US20110078881A1 - Ergonomic snap hook - Google Patents

Ergonomic snap hook Download PDF

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Publication number
US20110078881A1
US20110078881A1 US12/923,742 US92374210A US2011078881A1 US 20110078881 A1 US20110078881 A1 US 20110078881A1 US 92374210 A US92374210 A US 92374210A US 2011078881 A1 US2011078881 A1 US 2011078881A1
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United States
Prior art keywords
hook
member
loop
members
contact surfaces
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Granted
Application number
US12/923,742
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US8850673B2 (en
Inventor
William Harold Carveth
William Vincent Carveth
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William Harold Carveth
William Vincent Carveth
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Priority to US27839809P priority Critical
Application filed by William Harold Carveth, William Vincent Carveth filed Critical William Harold Carveth
Priority to US12/923,742 priority patent/US8850673B2/en
Publication of US20110078881A1 publication Critical patent/US20110078881A1/en
Application granted granted Critical
Publication of US8850673B2 publication Critical patent/US8850673B2/en
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Adjusted expiration legal-status Critical

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    • FMECHANICAL ENGINEERING; LIGHTING; HEATING; WEAPONS; BLASTING
    • F16ENGINEERING ELEMENTS AND UNITS; GENERAL MEASURES FOR PRODUCING AND MAINTAINING EFFECTIVE FUNCTIONING OF MACHINES OR INSTALLATIONS; THERMAL INSULATION IN GENERAL
    • F16BDEVICES FOR FASTENING OR SECURING CONSTRUCTIONAL ELEMENTS OR MACHINE PARTS TOGETHER, e.g. NAILS, BOLTS, CIRCLIPS, CLAMPS, CLIPS, WEDGES, JOINTS OR JOINTING
    • F16B45/00Hooks; Eyes
    • F16B45/02Hooks with a pivoting or elastically bending closing member
    • YGENERAL TAGGING OF NEW TECHNOLOGICAL DEVELOPMENTS; GENERAL TAGGING OF CROSS-SECTIONAL TECHNOLOGIES SPANNING OVER SEVERAL SECTIONS OF THE IPC; TECHNICAL SUBJECTS COVERED BY FORMER USPC CROSS-REFERENCE ART COLLECTIONS [XRACs] AND DIGESTS
    • Y10TECHNICAL SUBJECTS COVERED BY FORMER USPC
    • Y10TTECHNICAL SUBJECTS COVERED BY FORMER US CLASSIFICATION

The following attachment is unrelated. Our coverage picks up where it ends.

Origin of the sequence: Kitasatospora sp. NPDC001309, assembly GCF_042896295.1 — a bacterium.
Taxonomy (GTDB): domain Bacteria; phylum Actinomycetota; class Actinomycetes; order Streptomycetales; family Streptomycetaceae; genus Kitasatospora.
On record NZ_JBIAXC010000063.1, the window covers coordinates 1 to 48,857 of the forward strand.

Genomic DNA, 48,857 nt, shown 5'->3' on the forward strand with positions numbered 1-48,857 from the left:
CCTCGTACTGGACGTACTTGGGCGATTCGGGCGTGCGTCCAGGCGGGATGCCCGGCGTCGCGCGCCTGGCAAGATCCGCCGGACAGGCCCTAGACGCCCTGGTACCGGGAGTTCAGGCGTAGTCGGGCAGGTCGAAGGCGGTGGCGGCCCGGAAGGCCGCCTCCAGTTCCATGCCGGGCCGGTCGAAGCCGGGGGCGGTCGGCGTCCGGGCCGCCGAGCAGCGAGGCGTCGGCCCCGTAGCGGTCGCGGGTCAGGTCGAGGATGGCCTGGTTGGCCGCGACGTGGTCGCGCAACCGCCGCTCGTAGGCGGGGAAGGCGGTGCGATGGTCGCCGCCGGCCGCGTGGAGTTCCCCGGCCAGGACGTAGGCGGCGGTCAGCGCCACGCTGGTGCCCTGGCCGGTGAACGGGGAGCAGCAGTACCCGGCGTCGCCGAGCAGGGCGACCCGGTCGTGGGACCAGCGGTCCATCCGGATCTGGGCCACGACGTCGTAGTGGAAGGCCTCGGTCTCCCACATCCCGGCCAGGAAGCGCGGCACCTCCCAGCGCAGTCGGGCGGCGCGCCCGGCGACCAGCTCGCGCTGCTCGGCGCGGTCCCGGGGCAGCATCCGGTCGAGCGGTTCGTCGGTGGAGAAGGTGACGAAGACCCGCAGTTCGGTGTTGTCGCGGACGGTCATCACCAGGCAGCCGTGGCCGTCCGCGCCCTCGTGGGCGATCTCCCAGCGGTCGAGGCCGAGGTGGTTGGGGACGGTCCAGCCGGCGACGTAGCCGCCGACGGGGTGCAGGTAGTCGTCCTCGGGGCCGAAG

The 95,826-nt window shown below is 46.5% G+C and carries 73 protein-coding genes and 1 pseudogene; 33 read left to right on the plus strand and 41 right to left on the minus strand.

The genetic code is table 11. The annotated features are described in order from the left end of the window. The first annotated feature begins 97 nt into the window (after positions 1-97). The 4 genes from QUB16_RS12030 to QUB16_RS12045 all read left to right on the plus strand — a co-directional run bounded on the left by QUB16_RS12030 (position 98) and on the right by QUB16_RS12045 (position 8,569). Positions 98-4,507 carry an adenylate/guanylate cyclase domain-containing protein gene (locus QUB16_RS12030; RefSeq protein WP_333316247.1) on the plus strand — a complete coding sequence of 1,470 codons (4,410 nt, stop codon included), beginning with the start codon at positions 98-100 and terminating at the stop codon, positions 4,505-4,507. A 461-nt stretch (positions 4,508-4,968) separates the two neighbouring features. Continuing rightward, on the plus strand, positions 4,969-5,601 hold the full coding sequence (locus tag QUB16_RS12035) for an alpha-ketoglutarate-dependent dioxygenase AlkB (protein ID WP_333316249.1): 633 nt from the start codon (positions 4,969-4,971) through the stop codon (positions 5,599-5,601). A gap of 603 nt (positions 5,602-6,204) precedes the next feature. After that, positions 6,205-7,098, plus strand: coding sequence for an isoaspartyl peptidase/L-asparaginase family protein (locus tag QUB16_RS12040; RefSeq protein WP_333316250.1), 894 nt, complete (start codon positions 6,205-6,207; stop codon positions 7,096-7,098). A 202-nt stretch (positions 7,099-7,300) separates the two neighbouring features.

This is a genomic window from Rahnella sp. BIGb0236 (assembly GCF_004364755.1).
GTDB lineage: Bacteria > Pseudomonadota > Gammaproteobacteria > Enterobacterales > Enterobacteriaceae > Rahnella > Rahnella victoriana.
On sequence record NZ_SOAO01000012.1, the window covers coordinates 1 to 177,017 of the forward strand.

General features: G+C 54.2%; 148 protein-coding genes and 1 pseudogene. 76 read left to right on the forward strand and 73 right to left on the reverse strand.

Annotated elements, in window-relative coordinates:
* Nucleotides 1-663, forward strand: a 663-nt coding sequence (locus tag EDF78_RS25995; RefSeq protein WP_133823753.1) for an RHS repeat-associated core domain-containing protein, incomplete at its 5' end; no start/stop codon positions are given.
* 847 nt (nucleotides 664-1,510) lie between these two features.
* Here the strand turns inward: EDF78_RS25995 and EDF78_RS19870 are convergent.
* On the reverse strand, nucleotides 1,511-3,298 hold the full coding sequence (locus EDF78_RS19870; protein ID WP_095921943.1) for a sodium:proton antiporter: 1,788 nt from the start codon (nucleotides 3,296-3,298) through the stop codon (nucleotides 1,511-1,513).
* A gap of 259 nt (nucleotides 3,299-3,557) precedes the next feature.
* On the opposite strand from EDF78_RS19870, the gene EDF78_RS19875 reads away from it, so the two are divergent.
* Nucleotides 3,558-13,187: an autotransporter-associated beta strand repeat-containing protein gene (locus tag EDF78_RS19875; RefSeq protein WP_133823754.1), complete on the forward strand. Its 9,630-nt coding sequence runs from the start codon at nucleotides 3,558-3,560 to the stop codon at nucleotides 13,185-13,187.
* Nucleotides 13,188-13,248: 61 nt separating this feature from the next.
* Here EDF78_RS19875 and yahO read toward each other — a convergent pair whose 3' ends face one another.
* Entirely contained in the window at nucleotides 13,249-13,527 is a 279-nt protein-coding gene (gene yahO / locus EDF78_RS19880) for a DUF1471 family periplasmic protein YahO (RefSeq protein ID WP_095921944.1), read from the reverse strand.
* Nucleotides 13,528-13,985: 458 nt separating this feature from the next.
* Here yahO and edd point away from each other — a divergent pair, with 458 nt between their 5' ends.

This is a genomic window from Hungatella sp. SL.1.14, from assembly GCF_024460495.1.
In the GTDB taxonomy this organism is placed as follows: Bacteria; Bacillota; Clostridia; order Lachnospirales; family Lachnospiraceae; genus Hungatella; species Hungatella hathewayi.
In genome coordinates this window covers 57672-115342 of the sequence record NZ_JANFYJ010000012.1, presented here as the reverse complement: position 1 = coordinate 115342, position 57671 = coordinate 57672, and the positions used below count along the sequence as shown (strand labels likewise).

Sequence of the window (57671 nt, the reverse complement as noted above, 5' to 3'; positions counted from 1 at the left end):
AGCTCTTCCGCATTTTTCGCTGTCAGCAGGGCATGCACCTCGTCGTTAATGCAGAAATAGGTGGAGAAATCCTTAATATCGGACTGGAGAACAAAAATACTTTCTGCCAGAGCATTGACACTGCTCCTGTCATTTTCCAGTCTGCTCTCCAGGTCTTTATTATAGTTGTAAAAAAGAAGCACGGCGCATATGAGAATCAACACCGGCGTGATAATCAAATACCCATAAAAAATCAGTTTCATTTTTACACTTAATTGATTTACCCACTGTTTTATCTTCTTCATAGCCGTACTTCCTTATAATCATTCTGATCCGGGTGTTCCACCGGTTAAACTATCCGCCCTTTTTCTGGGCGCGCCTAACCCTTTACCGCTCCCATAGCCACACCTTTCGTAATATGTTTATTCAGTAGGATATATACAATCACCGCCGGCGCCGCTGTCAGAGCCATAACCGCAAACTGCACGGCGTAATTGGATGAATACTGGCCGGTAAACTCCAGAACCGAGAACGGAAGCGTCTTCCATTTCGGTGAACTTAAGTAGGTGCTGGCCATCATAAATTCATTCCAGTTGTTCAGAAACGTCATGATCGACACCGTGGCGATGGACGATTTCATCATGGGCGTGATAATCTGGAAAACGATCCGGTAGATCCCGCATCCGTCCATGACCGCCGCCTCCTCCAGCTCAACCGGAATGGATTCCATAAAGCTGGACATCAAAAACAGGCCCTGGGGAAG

• Y10T24/00Buckles, buttons, clasps, etc.
    • Y10T24/45Separable-fastener or required component thereof [e.g., projection and cavity to complete interlock]
    • Y10T24/45225Separable-fastener or required component thereof [e.g., projection and cavity to complete interlock] including member having distinct formations and mating member selectively interlocking therewith
    • Y10T24/45272Projection passes through cavity then moves toward noninserted portion of its member to complete interlock [e.g., snap hook]
    • Y10T24/45288Hook type projection member
    • YGENERAL TAGGING OF NEW TECHNOLOGICAL DEVELOPMENTS; GENERAL TAGGING OF CROSS-SECTIONAL TECHNOLOGIES SPANNING OVER SEVERAL SECTIONS OF THE IPC; TECHNICAL SUBJECTS COVERED BY FORMER USPC CROSS-REFERENCE ART COLLECTIONS [XRACs] AND DIGESTS
    • Y10TECHNICAL SUBJECTS COVERED BY FORMER USPC
    • Y10TTECHNICAL SUBJECTS COVERED BY FORMER US CLASSIFICATION
    • Y10T24/00Buckles, buttons, clasps, etc.
    • Y10T24/45Separable-fastener or required component thereof [e.g., projection and cavity to complete interlock]
    • Y10T24/45225Separable-fastener or required component thereof [e.g., projection and cavity to complete interlock] including member having distinct formations and mating member selectively interlocking therewith
    • Y10T24/45272Projection passes through cavity then moves toward noninserted portion of its member to complete interlock [e.g., snap hook]
    • Y10T24/45288Hook type projection member
    • Y10T24/45304Noninserted portion of projection member includes movably connected gate for closing access throat
    • Y10T24/45319Pivotally connected gate
    • Y10T24/45335Pivotally connected gate having means biasing gate about pivot
    • YGENERAL TAGGING OF NEW TECHNOLOGICAL DEVELOPMENTS; GENERAL TAGGING OF CROSS-SECTIONAL TECHNOLOGIES SPANNING OVER SEVERAL SECTIONS OF THE IPC; TECHNICAL SUBJECTS COVERED BY FORMER USPC CROSS-REFERENCE ART COLLECTIONS [XRACs] AND DIGESTS
    • Y10TECHNICAL SUBJECTS COVERED BY FORMER USPC
    • Y10TTECHNICAL SUBJECTS COVERED BY FORMER US CLASSIFICATION
    • Y10T24/00Buckles, buttons, clasps, etc.
    • Y10T24/45Separable-fastener or required component thereof [e.g., projection and cavity to complete interlock]